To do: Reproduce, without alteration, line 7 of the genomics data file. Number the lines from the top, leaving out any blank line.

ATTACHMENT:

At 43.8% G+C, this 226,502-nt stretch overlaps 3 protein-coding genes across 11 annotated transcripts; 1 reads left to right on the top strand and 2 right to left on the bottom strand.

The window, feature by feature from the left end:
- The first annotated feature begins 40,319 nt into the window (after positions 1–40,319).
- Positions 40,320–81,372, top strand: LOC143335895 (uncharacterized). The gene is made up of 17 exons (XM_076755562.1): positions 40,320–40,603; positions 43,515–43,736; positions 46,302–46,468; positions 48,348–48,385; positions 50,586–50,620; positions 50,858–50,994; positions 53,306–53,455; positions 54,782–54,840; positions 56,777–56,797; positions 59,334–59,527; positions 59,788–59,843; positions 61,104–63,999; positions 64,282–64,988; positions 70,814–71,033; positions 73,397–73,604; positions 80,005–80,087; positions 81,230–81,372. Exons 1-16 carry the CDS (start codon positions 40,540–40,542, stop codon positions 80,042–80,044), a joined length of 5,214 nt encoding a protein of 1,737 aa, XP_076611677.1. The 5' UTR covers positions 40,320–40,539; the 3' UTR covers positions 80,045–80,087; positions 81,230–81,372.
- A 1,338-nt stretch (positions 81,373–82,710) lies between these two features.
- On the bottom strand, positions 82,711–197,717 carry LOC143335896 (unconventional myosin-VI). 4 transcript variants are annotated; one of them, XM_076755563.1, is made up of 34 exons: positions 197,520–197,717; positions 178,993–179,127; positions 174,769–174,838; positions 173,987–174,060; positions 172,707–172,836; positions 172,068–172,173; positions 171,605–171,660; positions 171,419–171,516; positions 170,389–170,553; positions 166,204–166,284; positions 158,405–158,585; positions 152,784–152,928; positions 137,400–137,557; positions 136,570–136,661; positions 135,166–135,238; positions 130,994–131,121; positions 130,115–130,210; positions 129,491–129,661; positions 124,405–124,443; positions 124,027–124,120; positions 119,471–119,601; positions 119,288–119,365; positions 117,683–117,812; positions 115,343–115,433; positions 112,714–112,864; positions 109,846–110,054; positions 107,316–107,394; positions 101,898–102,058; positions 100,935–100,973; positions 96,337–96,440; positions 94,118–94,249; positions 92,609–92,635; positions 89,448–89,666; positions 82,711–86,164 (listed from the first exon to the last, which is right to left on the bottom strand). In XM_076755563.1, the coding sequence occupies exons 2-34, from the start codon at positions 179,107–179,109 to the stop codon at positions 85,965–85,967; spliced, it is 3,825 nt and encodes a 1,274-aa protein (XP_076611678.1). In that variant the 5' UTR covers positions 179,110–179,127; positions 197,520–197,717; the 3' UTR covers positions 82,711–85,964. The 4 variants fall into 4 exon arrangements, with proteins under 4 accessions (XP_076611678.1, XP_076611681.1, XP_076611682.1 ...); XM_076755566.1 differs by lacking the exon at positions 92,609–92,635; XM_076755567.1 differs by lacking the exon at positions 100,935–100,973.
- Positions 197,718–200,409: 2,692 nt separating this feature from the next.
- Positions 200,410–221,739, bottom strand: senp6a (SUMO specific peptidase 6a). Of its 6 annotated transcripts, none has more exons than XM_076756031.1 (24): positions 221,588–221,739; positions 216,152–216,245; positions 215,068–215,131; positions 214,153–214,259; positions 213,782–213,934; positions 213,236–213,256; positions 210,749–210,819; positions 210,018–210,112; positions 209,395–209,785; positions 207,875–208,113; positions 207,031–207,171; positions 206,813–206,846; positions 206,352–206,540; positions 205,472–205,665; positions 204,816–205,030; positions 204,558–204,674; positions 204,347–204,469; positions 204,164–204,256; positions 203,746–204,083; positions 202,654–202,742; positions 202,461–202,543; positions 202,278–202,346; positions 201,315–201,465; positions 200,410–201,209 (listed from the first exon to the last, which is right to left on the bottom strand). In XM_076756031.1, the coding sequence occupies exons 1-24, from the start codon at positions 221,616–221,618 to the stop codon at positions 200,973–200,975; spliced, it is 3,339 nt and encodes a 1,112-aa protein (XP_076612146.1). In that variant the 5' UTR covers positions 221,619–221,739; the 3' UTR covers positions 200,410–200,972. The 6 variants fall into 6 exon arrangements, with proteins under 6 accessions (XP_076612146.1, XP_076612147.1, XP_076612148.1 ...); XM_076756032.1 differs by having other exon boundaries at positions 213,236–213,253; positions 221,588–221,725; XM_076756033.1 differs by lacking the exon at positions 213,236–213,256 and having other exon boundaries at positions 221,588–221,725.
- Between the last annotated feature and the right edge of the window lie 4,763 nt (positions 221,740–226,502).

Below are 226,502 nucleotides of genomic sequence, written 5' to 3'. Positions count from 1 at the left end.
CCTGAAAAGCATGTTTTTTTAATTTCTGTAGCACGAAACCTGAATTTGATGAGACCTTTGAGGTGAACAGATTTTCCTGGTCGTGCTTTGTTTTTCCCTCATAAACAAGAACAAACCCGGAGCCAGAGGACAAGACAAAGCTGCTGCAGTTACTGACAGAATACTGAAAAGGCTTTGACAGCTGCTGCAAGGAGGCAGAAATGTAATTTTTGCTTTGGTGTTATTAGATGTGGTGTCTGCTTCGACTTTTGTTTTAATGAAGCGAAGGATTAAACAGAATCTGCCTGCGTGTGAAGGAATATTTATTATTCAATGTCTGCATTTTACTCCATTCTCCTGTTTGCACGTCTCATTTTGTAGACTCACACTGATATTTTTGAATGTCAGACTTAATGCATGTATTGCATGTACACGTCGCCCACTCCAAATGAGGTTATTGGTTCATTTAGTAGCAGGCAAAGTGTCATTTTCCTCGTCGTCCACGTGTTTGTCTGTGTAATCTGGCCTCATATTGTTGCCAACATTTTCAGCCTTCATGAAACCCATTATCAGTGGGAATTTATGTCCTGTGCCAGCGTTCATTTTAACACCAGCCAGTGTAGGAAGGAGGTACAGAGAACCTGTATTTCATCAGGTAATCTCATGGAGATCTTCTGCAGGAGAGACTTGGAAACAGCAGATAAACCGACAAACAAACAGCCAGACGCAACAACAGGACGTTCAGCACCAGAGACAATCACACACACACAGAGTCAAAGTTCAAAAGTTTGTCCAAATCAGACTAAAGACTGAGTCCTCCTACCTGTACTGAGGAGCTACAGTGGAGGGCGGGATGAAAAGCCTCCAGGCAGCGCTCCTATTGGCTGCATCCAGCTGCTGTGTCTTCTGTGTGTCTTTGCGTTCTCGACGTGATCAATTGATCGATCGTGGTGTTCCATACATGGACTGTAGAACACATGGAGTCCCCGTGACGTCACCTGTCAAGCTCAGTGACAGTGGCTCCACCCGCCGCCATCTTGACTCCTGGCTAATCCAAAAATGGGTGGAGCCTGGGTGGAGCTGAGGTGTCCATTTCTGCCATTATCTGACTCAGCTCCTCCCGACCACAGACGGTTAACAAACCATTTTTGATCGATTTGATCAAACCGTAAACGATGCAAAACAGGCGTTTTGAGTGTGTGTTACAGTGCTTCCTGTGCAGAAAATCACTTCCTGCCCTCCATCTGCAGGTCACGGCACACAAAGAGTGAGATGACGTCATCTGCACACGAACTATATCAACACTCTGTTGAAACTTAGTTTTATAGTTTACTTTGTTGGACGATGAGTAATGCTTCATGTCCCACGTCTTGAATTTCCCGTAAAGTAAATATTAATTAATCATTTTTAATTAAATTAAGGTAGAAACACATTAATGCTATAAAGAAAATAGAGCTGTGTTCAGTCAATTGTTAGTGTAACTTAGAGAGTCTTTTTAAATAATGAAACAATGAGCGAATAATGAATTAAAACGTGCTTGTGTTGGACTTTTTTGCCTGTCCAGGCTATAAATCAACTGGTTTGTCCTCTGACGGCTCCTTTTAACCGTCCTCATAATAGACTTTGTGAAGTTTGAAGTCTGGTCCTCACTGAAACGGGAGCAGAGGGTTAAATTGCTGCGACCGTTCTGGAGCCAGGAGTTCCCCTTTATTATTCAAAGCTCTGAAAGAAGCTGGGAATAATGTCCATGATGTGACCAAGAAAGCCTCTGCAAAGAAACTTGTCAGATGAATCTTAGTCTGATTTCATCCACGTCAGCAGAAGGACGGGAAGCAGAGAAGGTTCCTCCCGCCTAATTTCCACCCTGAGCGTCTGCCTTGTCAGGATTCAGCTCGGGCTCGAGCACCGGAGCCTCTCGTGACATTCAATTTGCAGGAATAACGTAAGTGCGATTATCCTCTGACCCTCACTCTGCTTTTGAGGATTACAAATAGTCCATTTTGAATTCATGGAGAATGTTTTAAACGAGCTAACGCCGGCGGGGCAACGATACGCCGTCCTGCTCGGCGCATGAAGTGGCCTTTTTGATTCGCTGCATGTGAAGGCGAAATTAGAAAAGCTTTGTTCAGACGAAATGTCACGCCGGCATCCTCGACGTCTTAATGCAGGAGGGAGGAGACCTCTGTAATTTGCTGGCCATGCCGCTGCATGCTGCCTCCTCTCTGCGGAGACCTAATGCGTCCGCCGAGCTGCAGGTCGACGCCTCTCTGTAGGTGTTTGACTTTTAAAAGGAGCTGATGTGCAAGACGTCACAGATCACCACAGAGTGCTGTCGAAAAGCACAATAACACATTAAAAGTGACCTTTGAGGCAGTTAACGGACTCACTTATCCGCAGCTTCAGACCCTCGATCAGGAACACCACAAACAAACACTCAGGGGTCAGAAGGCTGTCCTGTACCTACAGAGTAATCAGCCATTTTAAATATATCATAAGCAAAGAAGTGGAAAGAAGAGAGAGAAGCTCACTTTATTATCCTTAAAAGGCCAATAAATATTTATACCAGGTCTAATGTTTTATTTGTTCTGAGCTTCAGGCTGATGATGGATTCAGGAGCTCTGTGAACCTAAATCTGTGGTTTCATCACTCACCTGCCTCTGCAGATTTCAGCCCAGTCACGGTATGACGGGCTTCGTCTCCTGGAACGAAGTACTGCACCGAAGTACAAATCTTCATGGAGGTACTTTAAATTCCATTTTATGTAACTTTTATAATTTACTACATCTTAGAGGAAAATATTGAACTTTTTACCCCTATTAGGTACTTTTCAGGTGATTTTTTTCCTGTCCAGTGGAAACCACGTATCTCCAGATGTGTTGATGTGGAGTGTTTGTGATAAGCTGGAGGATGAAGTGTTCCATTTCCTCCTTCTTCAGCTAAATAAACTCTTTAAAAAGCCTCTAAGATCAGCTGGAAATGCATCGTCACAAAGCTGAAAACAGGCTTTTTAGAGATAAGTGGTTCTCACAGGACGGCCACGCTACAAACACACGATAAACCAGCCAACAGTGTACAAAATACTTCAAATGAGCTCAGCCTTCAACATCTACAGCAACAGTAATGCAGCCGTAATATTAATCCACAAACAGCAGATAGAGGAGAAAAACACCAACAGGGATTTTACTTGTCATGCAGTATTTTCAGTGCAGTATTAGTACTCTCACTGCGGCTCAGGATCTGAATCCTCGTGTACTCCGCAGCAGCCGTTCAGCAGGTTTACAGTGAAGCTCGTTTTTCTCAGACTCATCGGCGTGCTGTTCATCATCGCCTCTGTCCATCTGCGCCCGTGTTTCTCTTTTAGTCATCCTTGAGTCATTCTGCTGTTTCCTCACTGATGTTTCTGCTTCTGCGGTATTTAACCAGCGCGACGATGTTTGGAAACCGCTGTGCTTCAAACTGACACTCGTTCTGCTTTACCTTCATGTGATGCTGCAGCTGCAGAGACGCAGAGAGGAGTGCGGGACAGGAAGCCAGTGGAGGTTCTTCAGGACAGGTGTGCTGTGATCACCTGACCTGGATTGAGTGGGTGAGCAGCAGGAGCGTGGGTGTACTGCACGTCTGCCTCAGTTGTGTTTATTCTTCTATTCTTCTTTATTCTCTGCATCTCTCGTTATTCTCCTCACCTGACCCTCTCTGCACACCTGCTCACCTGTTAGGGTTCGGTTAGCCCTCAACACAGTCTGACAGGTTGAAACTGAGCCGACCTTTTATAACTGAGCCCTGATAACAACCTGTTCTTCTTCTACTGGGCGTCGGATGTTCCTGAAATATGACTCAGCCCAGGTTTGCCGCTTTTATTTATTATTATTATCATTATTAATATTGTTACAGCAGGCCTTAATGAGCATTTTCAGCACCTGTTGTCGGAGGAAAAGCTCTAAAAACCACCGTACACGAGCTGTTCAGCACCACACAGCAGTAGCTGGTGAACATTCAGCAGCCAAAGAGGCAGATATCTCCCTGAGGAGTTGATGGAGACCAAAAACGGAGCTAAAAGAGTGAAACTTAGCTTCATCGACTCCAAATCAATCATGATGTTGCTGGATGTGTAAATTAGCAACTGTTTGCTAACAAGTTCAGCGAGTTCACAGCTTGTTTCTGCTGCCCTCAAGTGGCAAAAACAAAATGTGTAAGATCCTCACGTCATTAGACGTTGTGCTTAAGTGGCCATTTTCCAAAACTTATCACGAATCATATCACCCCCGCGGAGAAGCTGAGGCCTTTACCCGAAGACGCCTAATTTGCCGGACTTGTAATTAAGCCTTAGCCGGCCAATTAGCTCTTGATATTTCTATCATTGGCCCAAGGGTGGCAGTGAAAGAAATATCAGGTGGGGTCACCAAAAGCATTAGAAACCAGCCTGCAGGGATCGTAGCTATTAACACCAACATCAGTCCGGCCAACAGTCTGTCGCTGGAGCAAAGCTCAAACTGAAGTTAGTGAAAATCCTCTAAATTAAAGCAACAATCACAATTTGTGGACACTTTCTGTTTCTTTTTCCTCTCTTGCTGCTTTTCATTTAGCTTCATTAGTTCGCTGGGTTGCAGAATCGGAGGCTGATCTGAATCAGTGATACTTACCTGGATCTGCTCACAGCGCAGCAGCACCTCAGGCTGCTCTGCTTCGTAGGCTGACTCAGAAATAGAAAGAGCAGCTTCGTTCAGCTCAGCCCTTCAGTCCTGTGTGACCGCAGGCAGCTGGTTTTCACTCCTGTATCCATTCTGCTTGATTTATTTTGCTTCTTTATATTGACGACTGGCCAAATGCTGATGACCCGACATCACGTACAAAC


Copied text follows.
- Positions 197,718–200,409: 2,692 nt separating this feature from the next.